• Genotypes 2.1.7 (n=10, 23%), 2.3.4 (n=1, 2%), 3.4.0 (n=2, 5%), 3.0.0 (n=3, 7%), 3.1.2 (n=2, 5%), were observed only after 1981 (post-vaccine period)
  • Genotypes 3.2.1 and 2.4.0 were observed amongst both pre- and post-vaccine isolates, but the subclade phylogenies show that these more likely to represent re-introduction of strains from neighbouring countries than persistence within Thailand throughout the immunisation program.

Locating drug resistance regions in short reads, using Bandage and ISMapper

In our recent paper on Salmonella Typhi, we described the multidrug resistant (MDR) clone H58 that is sweeping the world.

We’ve been monitoring this clone for almost 10 years (and the data suggests it actually emerged in the early 1990s), but the big change noted recently is the movement of the drug resistance locus out of the large conjugative (IncHI1) plasmid and into the chromosome.

I think this is critically important, because it means the large plasmid that carried the multidrug resistance genes into the cell can be lost, relieving the bacteria of the burden associated with replicating and expressing the plasmid genome, without losing multidrug resistance.

However, figuring out the location of the MDR locus is tricky, because it is flanked by copies of the IS1 transposase. This is what it looks like (the red genes on the ends are the IS1 copies).

Multidrug resistance locus in Salmonella Typhi

Multidrug resistance locus in Salmonella Typhi

Repeated sequences like these flanking IS1 sequences complicate assemblies… because there are multiple possible paths in and out of the repeated sequence, most assemblers will place the repeated sequence in its own contig, and the various paths in and out of it in separate contigs.

Here’s an example of an assembly graph showing the MDR locus above, visualised using Bandage, developed by Ryan Wick in my group… The green bit is a BLAST hit to the whole IS1 transposase, and you can see there are multiple alternative paths through the IS:

bandage IS1

And here is the same graph, but this time colouring in all the genes encoded within the MDR locus (BLAST hits to each open reading frame are shown in a different colour; the IS1 has 2 ORFs):

Screen Shot 2015-07-20 at 3.33.59 pm

So, inferring the location of the MDR locus from short read data is important but tricky. What do do?

Well, turns out it’s pretty easy to figure out what’s happening using Bandage! In this example, we can’t tell where the IS1 (and MDR locus) is inserted by looking at the assembled contigs. But by looking at this graph, we can see there are only two paths out of the IS1; one leads into the MDR locus (and back to the IS1), and the other leads to a single contig. By exporting that contig sequence from Bandage and blasting it in NCBI, it’s pretty trivial to discover that this is a piece of Typhi chromosome!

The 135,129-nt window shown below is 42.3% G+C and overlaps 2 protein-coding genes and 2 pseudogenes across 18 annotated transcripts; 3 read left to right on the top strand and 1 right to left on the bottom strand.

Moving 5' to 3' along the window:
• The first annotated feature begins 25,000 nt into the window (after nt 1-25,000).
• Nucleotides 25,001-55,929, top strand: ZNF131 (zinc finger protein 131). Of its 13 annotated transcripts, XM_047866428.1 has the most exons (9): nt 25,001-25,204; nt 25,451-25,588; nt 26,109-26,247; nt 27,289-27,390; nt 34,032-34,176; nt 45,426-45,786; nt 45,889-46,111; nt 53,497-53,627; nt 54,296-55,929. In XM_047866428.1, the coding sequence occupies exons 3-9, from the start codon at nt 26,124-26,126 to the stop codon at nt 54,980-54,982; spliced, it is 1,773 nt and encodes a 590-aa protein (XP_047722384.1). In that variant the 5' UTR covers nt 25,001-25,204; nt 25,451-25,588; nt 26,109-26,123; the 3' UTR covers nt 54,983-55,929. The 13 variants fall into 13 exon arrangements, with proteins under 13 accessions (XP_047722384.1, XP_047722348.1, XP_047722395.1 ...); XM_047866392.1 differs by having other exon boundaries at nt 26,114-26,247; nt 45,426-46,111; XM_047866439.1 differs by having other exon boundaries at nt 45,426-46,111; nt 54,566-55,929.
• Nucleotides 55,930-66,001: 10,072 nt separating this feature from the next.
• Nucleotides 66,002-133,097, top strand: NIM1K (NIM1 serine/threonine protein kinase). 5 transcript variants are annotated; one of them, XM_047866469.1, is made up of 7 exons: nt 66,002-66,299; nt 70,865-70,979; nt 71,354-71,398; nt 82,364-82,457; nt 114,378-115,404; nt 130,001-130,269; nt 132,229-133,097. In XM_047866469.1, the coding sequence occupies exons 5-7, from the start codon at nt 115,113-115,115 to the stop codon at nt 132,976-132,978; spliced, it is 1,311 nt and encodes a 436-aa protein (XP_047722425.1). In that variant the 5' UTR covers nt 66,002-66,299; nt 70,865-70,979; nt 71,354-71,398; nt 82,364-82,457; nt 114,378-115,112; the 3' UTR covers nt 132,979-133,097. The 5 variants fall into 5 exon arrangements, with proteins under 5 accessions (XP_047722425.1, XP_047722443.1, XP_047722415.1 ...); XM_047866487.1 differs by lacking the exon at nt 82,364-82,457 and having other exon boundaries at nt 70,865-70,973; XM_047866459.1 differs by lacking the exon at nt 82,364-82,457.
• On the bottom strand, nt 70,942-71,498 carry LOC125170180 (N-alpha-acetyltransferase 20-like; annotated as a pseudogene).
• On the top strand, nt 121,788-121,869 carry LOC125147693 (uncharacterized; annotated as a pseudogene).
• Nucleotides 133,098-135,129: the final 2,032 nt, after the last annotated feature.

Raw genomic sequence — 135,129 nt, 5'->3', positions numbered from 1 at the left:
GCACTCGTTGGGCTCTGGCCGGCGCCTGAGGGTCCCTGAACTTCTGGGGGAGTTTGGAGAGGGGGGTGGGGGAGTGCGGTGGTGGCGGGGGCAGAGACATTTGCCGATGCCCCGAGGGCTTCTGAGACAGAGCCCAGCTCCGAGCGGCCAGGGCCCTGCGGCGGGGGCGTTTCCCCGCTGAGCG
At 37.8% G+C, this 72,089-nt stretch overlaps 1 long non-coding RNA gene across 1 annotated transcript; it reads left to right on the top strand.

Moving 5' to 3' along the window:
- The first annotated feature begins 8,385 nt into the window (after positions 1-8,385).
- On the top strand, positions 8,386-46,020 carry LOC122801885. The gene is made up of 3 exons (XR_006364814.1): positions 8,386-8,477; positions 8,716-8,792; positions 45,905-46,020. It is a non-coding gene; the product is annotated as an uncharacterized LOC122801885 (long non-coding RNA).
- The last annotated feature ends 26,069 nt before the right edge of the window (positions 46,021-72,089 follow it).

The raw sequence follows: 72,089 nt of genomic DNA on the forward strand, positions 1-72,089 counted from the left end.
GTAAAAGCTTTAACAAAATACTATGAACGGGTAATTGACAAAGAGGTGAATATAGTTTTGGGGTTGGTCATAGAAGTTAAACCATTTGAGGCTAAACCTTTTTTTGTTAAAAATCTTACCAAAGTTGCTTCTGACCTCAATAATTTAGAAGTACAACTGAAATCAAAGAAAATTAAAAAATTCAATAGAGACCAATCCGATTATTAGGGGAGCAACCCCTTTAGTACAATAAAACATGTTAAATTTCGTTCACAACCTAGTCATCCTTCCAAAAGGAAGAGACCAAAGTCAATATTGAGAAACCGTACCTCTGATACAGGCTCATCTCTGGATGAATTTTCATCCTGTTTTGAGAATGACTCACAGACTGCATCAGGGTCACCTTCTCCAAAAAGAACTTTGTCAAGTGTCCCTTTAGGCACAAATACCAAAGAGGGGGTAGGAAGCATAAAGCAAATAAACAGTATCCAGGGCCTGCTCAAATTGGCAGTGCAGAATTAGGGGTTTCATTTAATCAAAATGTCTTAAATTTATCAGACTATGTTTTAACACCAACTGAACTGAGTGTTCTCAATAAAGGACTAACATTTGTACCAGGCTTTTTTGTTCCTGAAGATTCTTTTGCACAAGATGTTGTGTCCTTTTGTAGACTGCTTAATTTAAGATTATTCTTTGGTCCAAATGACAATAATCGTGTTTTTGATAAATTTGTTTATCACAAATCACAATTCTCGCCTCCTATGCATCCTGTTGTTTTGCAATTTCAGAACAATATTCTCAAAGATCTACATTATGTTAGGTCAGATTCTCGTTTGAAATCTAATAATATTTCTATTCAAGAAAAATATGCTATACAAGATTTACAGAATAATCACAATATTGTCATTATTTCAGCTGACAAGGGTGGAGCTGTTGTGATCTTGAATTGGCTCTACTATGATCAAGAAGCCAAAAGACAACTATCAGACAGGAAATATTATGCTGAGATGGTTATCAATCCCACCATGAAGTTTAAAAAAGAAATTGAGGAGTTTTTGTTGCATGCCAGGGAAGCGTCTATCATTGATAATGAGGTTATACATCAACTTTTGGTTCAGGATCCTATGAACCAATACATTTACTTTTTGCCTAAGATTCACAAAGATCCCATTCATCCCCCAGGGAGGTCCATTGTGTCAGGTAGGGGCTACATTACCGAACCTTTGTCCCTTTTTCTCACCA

Here’s an example assembly graph from a different strain:
Screen Shot 2015-07-20 at 3.45.54 pmWhen I use Bandage to blast for the IncHI1 plasmid sequence (hits in blue) as well as the MDR locus genes, it’s pretty easy to see that the MDR locus is located in the plasmid:

Screen Shot 2015-07-20 at 3.47.05 pm

So basically – Bandage can be super useful for locating resistance genes (or any genes of interest really), in the presence of repeat sequences!

In the Typhi paper, we had hundreds of genomes to analyse so of course didn’t manually inspect each graph. Instead we used ISMapper (from my PhD student Jane Hawkey) to determine the IS1 insertion sites in each strain, and coupled this with what we knew about the presence of the plasmid and resistance genes in each strain (using SRST2, also from our group), to figure out which strains had the MDR locus and where:


Of course, all this is easy with long read sequencing… in the paper we used PacBio to confirm some the insertion sites in cyaA and yidA, and the guys at Public Health England independently found the yidA site using Nanopore.

But with the right tools, you can actually figure out a lot of these questions using Illumina data alone.

A global picture of typhoid bacteria

New paper out: (a bit delayed due to travelling the world for science…)

Phylogeographical analysis of the dominant multidrug-resistant H58 clade of Salmonella Typhi identifies inter- and intracontinental transmission events

Nature Genetics 2015 Jun;47(6):632-9. doi: 10.1038/ng.3281

This paper provides a whole-genome snapshot of nearly 2000 genomes of the typhoid bacterium, Salmonella Typhi. The strains involved come from 63 countries contributed by dozens of people around the world, and were sequenced at the Sanger Institute with funding from the Wellcome Trust.

You can get the raw sequence reads under accession ERP001718, and play with the phylogenetic tree and associated map at the new MicroReact website: